Twyla Tharp Dance – The Raggedy Dances, The Fugue, Entr’acte, Dylan Love Songs – New York

Twyla Tharp.<br />© Robert Whitman. (Click image for larger/full version)
Twyla Tharp.
© Robert Whitman. (Click image for larger/full version)

Twyla Tharp Dance
The Raggedy Dances, The Fugue, Entr’acte, Dylan Love Songs

New York, Joyce Theater
19 September 2017

Twyla Tharp — Unstoppable

Twyla Tharp, never a slouch, has been extra busy the past few years, making new works, bringing back old ones, touring with her own ensemble, and, since 2015, holding New York seasons. This month her company is at the Joyce, next month she has a premiere at the Royal Ballet, and the month after that, she’ll be holding  lecture-performances at the Museum of Contemporary Art Chicago.

So, clearly, she’s going through a fertile period, a feeling reflected in the happy, eager demeanors of her dancers at the opening night of her three-week Joyce run. The program is made up of two early works from the seventies, and one new one, plus a pièce d’occasion, an introduction into her creative process dubbed Entr’acte. The biggest draw is Fugue (1970) considered to be one of Tharp’s earliest grand gestures after years of experiments meant mainly for insiders. Raggedy Dances, made two years later, has been plucked from the archives, re-constructed by three of her early collaborators, Sara Rudner, Rose Marie Wright and Rika Okamoto. The new piece, Dylan Love Songs, more or less speaks for itself.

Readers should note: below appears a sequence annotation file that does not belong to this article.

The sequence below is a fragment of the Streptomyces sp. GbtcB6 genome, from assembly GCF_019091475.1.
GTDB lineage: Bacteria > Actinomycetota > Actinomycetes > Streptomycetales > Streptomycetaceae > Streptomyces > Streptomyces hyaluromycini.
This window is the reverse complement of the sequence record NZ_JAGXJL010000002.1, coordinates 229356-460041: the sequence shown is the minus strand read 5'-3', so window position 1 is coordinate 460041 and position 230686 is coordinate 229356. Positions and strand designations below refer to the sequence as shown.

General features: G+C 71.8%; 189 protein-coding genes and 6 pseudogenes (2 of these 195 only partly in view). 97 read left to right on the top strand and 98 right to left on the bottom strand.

It all sounds terribly promising, and yet the evening falls as flat as a soufflé left in the oven for too long. Tharp has lost none of her movement ingenuity, but increasingly that ingenuity feels forced and a tad relentless. What was once a studied casualness – the shimmies and the slides and the shoulder shakes – now looks increasingly canned. In videos from the 1970’s, Tharp’s dancers looked like people, albeit people with an uncanny ability to move. Now they come across as well-trained dancers trying to look like people. What felt private now looks put-on.

Sara Rudner and Rose Marie Wright in The Raggedy Dances at ANTA Theatre (1972).© William Pierce. (Click image for larger version)
Sara Rudner and Rose Marie Wright in The Raggedy Dances at ANTA Theatre (1972).
© William Pierce. (Click image for larger version)

The Raggedy Dances, which came first, suffered most from this feigned casualness which, one can’t help thinking, must be encouraged by Tharp. This busily affable suite is set to familiar jazz tunes for piano by Scott Joplin, Charles Luckeyth Roberts and William Bolcom, with Mozart’s variations on “Ah, Vous Dirai-je Maman” (aka Twinkle Twinkle) plopped into the middle section.  All the pieces were pristinely played by Joseph Mohan.  The dancers entered, mostly from stage right, and sauntered across, shaking their shoulders, turning, balancing, lifting one leg in giant leg circles, sliding to the ground, rolling. All the while, they smiled, gave each other winking looks. The most intriguing section was a semi-strip-tease for the leggy Kellie Drobnick, all slow leg unfoldings and slithery arms. But more often, Tharp’s inventiveness came across as an end in itself.